qualifying on a janitor's salary. Would it be fair, reasonable, to turn around to any working class 22-year old and ask him today whether they owned their own home? If they did not, are they dead beats? You expect a certain amount of critical thought from your peers.
The truth be told, we think and speak in sound bites. We react and most of our questions are meant to justify what we think we know. We cannot criticize the United States but hate the government. We do not vote out of self-interest as much as to justify our biases or dare I call it racism. Workers in Ohio vote Republican because they hate gays and rationalize that they are protecting the sanctity of the family.
Not wanting to offend so-called Arizonans, many of whom have recently migrated to the state, I will not call their attitude toward Mexican and Latino immigrants racist but irrational and contrary to
their interests. Any historian will tell you that the three "C's" that build Arizona were climate, copper and crops. However, they forget to add federal subsidies and Mexican labor. They are the machine that has kept the state going--Mexican labor built copper mining and agriculture--without it Arizona would not be what it is today.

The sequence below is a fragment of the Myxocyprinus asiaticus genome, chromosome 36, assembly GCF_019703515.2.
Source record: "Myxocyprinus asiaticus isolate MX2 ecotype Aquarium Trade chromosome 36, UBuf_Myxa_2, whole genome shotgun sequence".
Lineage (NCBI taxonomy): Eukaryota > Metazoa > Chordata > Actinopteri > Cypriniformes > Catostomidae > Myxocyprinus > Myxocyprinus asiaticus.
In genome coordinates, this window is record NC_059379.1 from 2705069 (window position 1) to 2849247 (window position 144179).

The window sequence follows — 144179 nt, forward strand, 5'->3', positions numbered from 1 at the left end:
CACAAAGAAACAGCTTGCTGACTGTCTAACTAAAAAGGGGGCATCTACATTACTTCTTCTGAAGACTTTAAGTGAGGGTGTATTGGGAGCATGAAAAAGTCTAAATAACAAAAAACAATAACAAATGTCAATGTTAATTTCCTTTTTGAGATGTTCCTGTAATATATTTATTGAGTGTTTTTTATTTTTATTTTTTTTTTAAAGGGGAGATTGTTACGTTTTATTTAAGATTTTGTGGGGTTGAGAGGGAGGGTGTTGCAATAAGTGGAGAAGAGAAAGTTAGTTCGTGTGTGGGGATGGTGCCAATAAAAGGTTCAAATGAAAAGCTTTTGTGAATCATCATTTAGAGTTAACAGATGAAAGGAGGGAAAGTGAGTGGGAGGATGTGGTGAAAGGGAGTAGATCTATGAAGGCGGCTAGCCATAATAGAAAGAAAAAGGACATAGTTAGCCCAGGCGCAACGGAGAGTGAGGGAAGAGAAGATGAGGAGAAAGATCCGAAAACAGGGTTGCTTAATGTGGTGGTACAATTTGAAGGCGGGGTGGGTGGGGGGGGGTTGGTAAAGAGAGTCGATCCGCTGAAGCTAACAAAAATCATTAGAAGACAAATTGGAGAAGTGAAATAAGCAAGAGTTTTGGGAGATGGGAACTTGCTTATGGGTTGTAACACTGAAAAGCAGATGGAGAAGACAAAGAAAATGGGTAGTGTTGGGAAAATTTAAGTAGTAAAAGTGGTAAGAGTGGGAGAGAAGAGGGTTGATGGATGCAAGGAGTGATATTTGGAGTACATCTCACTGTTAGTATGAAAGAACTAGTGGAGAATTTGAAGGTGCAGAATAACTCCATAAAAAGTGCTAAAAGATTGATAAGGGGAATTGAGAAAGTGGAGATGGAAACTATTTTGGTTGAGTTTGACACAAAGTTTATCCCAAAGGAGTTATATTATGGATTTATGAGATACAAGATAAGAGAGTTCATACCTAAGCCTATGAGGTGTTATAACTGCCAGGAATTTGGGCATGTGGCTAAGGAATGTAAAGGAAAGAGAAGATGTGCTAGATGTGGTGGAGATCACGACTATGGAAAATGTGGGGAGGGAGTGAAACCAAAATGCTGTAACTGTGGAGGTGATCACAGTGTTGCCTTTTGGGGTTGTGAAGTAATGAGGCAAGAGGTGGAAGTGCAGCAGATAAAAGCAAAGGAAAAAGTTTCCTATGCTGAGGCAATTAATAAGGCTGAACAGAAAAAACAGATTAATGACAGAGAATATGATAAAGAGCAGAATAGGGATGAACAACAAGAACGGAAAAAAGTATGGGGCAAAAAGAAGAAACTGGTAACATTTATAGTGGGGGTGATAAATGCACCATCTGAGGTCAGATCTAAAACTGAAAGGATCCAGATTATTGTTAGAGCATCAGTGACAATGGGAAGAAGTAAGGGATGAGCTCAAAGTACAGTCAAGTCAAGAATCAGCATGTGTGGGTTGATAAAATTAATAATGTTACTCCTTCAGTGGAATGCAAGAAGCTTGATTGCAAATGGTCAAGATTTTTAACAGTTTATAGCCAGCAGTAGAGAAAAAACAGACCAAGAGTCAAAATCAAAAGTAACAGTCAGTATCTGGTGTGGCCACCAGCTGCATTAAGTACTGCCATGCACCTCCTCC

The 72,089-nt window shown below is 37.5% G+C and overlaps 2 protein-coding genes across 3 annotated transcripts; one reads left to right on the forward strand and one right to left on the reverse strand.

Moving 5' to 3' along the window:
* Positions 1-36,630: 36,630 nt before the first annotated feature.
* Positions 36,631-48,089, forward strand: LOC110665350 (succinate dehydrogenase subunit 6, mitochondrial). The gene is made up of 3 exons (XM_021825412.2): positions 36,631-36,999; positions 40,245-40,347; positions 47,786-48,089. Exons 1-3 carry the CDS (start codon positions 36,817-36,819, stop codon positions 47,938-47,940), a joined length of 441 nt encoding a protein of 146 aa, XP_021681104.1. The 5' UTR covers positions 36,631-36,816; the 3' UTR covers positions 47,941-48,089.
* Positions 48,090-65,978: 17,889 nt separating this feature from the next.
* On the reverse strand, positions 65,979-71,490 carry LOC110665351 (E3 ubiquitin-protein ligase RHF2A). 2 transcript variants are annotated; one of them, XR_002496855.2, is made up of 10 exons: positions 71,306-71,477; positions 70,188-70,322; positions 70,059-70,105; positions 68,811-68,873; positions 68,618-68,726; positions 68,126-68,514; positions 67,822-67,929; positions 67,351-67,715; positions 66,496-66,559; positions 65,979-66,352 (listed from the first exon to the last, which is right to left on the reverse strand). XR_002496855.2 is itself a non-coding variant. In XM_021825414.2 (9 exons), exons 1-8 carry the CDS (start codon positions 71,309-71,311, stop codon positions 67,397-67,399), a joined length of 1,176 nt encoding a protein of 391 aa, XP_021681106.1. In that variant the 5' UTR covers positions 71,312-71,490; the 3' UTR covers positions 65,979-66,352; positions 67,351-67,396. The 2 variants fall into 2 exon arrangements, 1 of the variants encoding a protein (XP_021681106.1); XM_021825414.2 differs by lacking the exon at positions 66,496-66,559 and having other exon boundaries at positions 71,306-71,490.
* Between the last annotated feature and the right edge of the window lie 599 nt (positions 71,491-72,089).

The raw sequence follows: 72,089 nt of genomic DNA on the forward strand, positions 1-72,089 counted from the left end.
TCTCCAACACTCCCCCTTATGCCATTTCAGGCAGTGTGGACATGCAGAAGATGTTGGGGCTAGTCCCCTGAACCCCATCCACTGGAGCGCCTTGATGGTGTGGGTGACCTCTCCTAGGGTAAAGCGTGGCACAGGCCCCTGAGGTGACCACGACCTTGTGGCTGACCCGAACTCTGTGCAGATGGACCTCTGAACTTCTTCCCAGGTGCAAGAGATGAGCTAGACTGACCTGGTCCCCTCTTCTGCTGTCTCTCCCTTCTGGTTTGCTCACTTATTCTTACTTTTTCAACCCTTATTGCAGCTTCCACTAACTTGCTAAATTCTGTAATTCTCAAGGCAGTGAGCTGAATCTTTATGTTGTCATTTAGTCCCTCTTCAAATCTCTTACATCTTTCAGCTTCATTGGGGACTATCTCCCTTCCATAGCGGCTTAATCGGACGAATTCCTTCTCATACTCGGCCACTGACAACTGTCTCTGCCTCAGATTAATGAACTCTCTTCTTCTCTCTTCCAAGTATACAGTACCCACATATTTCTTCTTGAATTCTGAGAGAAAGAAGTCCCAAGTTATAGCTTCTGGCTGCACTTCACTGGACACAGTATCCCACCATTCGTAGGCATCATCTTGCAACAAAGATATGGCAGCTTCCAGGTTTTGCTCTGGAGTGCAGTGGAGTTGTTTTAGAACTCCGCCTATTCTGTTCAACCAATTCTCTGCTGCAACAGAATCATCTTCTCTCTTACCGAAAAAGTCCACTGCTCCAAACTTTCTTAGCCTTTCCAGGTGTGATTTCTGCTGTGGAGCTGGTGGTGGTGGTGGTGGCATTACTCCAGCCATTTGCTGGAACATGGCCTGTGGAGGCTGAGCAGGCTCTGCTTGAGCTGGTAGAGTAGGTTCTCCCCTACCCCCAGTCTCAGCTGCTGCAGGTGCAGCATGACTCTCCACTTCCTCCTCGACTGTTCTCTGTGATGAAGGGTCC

This probably does not mean much to the snowbirds and the other white refugees from other states. However, out of self-interest they should know about the the contributions of the Mexicans.
My cousin Oscar died decade ago--he was a paraplegic--a drunken 23-year old white lady hit my cousin's car as he was driving home from bingo. Oscar was assimilated. He believed in the American Dream--called himself Ozzie. He was proud of his Mexican heritage and voted Democratic--otherwise he probably would have been a heretic in our family. However, now this athletic man was shunted from nursing home to nursing home--warehoused until he died. In one of my many visits, Oscar told me that the only thing that made life bearable was the Mexican